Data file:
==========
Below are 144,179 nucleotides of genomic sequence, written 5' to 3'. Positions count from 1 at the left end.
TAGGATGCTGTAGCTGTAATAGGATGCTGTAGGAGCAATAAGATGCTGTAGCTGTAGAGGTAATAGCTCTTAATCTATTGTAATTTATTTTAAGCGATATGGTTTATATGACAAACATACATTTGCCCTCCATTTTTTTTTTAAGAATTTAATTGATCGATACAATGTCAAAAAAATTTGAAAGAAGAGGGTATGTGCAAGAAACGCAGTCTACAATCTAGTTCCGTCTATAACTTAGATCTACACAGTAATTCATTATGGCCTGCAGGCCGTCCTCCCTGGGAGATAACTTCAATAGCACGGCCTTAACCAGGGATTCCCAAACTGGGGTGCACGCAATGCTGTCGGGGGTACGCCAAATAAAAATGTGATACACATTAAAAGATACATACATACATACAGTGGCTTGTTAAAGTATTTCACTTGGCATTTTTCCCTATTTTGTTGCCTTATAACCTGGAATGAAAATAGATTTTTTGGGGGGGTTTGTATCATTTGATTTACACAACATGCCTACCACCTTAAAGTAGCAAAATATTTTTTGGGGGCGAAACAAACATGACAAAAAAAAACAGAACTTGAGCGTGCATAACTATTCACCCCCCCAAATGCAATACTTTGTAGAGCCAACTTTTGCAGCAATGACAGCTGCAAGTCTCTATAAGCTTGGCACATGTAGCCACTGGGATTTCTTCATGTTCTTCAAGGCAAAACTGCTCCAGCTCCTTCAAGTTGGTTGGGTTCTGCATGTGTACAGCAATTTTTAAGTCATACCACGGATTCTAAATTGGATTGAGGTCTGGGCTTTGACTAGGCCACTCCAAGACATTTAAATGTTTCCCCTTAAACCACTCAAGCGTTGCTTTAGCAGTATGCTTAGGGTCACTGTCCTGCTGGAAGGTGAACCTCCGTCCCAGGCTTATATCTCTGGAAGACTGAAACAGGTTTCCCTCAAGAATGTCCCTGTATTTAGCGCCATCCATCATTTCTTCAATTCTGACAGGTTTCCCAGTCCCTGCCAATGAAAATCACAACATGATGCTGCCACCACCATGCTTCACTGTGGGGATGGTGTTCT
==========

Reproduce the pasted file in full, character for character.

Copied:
Below are 144,179 nucleotides of genomic sequence, written 5' to 3'. Positions count from 1 at the left end.
TAGGATGCTGTAGCTGTAATAGGATGCTGTAGGAGCAATAAGATGCTGTAGCTGTAGAGGTAATAGCTCTTAATCTATTGTAATTTATTTTAAGCGATATGGTTTATATGACAAACATACATTTGCCCTCCATTTTTTTTTTAAGAATTTAATTGATCGATACAATGTCAAAAAAATTTGAAAGAAGAGGGTATGTGCAAGAAACGCAGTCTACAATCTAGTTCCGTCTATAACTTAGATCTACACAGTAATTCATTATGGCCTGCAGGCCGTCCTCCCTGGGAGATAACTTCAATAGCACGGCCTTAACCAGGGATTCCCAAACTGGGGTGCACGCAATGCTGTCGGGGGTACGCCAAATAAAAATGTGATACACATTAAAAGATACATACATACATACAGTGGCTTGTTAAAGTATTTCACTTGGCATTTTTCCCTATTTTGTTGCCTTATAACCTGGAATGAAAATAGATTTTTTGGGGGGGTTTGTATCATTTGATTTACACAACATGCCTACCACCTTAAAGTAGCAAAATATTTTTTGGGGGCGAAACAAACATGACAAAAAAAAACAGAACTTGAGCGTGCATAACTATTCACCCCCCCAAATGCAATACTTTGTAGAGCCAACTTTTGCAGCAATGACAGCTGCAAGTCTCTATAAGCTTGGCACATGTAGCCACTGGGATTTCTTCATGTTCTTCAAGGCAAAACTGCTCCAGCTCCTTCAAGTTGGTTGGGTTCTGCATGTGTACAGCAATTTTTAAGTCATACCACGGATTCTAAATTGGATTGAGGTCTGGGCTTTGACTAGGCCACTCCAAGACATTTAAATGTTTCCCCTTAAACCACTCAAGCGTTGCTTTAGCAGTATGCTTAGGGTCACTGTCCTGCTGGAAGGTGAACCTCCGTCCCAGGCTTATATCTCTGGAAGACTGAAACAGGTTTCCCTCAAGAATGTCCCTGTATTTAGCGCCATCCATCATTTCTTCAATTCTGACAGGTTTCCCAGTCCCTGCCAATGAAAATCACAACATGATGCTGCCACCACCATGCTTCACTGTGGGGATGGTGTTCT